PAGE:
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Sedal F1 * raises the standard for quality and plant health in late cucumber

Sedal F1 * raises the standard for quality and plant health in late cucumber
Photo: Sedal F1 by BASF

The Q-green variety from BASF has triple resistance to yellow vein viruses, yellowing and powdery mildew, also providing a uniform size throughout the cycle.

If you are a cucumber producer and you are looking for production and tranquility, Sedal F1 is your best asset. This variety of long late cucumber from BASF (transplants from October 10) can help you achieve the highest possible benefits. But how?

“With Sedal F1, we ​​improve plant health and, above all, fruit quality with respect to the rest of commercial varieties of the late segment,” said Antonio Manuel Alonso, senior sales specialist for cucumber at BASF, who details that it has typical resistance a virus of the yellow veins (CVYV), yellowish (CYSDV) and powdery mildew, in addition to having a good behaviour against Micopharella.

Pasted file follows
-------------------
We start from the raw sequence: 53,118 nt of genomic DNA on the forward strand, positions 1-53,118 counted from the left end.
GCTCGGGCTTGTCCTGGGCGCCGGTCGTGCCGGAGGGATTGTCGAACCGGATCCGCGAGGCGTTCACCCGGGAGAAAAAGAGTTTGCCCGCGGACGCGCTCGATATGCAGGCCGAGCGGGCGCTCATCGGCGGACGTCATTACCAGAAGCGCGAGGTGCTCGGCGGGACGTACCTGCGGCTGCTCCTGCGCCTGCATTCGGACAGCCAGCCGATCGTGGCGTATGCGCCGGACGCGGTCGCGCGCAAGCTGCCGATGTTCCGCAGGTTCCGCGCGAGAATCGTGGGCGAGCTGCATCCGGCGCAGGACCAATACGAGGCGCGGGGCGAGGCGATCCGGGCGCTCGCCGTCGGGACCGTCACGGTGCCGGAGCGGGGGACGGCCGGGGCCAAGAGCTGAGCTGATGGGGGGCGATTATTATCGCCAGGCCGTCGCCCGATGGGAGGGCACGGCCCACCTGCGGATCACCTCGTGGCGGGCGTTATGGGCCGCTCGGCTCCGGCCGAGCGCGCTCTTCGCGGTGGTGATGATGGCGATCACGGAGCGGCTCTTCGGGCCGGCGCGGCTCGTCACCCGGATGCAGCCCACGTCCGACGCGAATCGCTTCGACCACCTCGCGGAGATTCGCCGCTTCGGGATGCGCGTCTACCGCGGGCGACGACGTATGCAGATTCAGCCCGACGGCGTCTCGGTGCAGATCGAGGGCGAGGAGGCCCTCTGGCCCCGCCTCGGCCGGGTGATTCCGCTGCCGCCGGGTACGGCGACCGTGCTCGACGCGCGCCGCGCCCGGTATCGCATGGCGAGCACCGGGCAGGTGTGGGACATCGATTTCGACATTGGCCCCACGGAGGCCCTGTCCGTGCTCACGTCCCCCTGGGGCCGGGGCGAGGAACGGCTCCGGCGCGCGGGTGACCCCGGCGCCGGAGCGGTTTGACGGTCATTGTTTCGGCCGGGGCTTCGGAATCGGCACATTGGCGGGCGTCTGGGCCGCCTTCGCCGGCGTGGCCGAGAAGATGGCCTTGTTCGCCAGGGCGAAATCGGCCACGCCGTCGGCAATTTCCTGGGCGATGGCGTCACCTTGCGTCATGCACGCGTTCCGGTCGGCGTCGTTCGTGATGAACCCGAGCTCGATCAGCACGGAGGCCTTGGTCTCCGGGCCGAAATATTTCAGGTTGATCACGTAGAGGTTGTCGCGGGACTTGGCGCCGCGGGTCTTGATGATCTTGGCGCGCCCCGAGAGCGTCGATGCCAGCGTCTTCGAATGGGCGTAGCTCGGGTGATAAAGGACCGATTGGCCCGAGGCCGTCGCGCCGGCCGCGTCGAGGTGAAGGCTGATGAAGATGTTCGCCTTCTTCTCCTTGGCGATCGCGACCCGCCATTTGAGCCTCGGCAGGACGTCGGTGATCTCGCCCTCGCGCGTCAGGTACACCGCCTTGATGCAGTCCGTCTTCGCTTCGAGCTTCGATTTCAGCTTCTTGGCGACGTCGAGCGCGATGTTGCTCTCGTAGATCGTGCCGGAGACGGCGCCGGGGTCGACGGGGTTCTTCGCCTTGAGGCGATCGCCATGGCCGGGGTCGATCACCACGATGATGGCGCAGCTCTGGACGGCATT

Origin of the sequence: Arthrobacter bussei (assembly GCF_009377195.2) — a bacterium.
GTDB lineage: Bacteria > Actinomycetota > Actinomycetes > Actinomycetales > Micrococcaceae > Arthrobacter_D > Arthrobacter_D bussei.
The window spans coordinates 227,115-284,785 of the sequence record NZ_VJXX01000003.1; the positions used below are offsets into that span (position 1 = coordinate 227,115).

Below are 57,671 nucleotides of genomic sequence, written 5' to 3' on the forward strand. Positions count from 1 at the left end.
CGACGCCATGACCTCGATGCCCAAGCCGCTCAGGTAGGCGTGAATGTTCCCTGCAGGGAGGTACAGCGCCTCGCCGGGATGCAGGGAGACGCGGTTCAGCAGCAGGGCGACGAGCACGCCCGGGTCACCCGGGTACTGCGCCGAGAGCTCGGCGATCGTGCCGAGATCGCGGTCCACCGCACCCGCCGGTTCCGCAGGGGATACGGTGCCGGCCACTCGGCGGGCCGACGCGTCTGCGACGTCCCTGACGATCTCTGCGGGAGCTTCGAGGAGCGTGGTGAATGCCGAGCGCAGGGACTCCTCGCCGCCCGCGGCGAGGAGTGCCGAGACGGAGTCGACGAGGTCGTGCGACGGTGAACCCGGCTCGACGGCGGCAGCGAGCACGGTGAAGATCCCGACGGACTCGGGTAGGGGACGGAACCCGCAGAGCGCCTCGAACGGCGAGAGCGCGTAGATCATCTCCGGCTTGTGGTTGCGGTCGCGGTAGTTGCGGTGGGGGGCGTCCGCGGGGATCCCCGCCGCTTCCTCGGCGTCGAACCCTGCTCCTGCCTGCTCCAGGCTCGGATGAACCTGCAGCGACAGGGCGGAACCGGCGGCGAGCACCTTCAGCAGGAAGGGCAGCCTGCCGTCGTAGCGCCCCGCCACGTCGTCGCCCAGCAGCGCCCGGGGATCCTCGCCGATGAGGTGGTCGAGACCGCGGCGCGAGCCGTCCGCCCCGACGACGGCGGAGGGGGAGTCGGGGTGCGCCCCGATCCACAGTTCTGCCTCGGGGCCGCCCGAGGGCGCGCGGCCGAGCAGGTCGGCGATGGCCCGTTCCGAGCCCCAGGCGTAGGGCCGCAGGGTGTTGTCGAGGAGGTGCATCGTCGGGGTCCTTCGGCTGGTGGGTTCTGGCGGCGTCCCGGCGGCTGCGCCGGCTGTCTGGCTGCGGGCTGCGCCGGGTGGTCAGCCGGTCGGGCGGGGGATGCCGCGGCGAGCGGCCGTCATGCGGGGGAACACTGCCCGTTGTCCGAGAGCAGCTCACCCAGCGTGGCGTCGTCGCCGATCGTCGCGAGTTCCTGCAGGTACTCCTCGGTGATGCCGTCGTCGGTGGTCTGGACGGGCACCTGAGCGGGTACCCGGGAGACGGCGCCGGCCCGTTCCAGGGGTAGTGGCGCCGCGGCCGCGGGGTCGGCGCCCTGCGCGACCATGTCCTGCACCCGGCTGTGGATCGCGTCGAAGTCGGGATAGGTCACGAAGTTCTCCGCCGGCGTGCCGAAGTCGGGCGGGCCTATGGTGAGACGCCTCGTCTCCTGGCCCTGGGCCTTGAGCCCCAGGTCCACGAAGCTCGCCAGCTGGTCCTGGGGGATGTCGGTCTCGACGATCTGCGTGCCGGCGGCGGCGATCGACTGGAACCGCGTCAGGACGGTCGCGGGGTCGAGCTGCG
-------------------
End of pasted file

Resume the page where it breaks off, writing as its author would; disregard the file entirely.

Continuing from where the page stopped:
Sedal F1 is a vigorous variety, strong and vegetative plant, ideal for growing in high greenhouses with low relative humidity. But if it stands out for something, it is its fruit quality. “The cucumbers are very dark, shiny, and without a bottleneck and they maintain their calibre throughout the cycle. Most of the varieties on the market have very short or very long fruits, with a long neck,” said Alonso.

Sedal F1 is a Q-green variety, BASF seal that identifies cucumbers in the different typologies with ‘excellence in fruit quality’, providing in turn a great post-harvest.